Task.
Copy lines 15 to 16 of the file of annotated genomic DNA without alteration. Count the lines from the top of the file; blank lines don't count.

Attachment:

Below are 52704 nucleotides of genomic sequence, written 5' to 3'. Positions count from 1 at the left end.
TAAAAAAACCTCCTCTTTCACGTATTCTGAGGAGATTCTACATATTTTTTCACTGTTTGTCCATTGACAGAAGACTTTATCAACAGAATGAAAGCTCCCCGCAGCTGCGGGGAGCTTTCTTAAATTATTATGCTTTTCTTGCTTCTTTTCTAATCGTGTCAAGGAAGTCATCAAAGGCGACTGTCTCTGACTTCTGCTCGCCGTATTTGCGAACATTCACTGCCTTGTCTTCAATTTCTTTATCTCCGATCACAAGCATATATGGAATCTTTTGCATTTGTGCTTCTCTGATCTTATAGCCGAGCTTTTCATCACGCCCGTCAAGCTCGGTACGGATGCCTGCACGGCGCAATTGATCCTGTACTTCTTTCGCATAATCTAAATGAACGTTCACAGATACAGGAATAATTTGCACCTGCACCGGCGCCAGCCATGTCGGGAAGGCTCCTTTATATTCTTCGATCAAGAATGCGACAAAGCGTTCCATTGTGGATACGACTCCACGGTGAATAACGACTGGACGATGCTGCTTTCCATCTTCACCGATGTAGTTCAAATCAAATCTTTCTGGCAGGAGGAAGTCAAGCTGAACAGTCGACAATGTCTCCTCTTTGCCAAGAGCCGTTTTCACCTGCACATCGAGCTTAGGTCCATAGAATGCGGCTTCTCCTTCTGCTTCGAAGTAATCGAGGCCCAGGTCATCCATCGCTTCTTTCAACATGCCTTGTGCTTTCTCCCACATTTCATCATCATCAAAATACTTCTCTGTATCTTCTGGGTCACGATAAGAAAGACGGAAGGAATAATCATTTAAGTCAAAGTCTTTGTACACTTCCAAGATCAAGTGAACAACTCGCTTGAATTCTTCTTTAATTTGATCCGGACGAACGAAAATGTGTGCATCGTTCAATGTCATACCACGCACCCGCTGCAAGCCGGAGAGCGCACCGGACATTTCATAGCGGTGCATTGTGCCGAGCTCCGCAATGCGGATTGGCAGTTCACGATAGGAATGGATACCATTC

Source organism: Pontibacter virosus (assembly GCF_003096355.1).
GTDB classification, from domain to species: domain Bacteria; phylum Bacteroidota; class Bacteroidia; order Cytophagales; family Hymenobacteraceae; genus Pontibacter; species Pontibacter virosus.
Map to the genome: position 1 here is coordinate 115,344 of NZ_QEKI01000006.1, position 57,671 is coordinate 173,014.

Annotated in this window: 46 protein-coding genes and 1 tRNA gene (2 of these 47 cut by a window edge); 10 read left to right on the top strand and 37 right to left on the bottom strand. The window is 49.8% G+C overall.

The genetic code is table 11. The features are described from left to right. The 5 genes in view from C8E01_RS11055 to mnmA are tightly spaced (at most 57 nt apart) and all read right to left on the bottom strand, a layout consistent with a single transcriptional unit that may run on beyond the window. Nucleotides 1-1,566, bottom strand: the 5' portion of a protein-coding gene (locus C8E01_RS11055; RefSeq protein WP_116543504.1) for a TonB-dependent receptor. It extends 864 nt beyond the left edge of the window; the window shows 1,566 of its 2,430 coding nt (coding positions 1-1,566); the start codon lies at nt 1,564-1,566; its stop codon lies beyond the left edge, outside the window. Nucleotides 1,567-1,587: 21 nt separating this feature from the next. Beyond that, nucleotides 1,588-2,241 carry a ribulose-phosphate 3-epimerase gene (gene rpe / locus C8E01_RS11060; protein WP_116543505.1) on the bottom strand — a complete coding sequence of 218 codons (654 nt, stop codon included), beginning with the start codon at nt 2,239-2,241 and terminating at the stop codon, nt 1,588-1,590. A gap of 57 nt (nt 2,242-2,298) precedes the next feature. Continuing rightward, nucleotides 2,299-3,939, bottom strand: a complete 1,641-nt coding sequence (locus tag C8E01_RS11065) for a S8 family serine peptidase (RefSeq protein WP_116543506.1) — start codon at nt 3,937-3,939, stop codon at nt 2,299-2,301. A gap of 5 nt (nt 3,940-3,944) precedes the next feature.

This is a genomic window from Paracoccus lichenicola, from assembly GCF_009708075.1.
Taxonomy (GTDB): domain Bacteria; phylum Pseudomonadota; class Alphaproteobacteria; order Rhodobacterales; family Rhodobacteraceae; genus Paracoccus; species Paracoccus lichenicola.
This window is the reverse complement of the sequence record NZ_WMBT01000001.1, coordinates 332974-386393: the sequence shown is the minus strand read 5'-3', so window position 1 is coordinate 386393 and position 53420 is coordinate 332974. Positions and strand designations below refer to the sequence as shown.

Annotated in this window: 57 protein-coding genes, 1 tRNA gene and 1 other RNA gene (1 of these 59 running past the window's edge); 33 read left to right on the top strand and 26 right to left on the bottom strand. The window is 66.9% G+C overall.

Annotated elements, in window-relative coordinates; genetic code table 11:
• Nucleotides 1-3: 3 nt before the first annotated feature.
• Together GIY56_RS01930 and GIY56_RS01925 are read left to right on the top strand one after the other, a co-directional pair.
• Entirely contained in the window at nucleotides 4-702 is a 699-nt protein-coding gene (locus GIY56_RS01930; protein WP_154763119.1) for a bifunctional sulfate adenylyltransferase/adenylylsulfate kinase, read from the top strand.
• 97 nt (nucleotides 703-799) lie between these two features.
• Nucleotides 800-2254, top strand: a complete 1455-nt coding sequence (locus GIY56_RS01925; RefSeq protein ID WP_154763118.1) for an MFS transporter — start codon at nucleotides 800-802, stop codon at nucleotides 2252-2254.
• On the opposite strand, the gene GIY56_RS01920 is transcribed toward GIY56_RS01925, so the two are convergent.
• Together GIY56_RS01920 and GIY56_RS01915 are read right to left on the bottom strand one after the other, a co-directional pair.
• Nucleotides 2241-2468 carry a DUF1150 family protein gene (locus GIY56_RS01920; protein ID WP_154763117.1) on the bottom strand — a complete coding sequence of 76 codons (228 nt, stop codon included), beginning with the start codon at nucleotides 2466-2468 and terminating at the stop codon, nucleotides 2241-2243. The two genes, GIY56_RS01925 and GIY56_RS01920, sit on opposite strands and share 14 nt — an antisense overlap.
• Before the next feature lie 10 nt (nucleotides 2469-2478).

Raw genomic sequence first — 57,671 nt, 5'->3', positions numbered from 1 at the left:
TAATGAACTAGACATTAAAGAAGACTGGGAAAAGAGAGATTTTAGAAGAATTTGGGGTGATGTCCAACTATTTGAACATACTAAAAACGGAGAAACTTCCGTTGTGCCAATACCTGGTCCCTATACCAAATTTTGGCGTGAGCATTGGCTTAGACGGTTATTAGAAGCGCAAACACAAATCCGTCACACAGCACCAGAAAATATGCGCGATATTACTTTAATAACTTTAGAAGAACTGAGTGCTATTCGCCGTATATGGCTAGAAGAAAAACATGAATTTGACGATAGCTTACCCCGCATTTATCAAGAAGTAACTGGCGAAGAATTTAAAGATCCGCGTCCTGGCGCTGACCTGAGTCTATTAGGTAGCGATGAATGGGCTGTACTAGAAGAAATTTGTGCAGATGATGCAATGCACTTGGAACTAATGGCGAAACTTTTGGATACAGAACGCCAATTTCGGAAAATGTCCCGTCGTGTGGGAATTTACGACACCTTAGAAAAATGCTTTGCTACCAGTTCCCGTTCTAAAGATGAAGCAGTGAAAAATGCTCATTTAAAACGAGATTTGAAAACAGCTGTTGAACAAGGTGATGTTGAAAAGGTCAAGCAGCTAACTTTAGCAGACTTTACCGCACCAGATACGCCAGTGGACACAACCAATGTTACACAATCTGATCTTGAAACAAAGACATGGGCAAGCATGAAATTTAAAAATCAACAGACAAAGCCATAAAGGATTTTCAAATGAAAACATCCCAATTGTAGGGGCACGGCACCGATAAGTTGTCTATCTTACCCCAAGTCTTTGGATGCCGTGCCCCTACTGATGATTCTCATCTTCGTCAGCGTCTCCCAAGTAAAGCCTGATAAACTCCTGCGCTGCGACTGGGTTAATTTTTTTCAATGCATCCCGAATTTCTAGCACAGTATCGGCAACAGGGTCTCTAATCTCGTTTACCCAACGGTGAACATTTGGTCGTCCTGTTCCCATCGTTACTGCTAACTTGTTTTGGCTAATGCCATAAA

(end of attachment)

• Entirely contained in the window at nucleotides 4-702 is a 699-nt protein-coding gene (locus GIY56_RS01930; protein WP_154763119.1) for a bifunctional sulfate adenylyltransferase/adenylylsulfate kinase, read from the top strand.
• 97 nt (nucleotides 703-799) lie between these two features.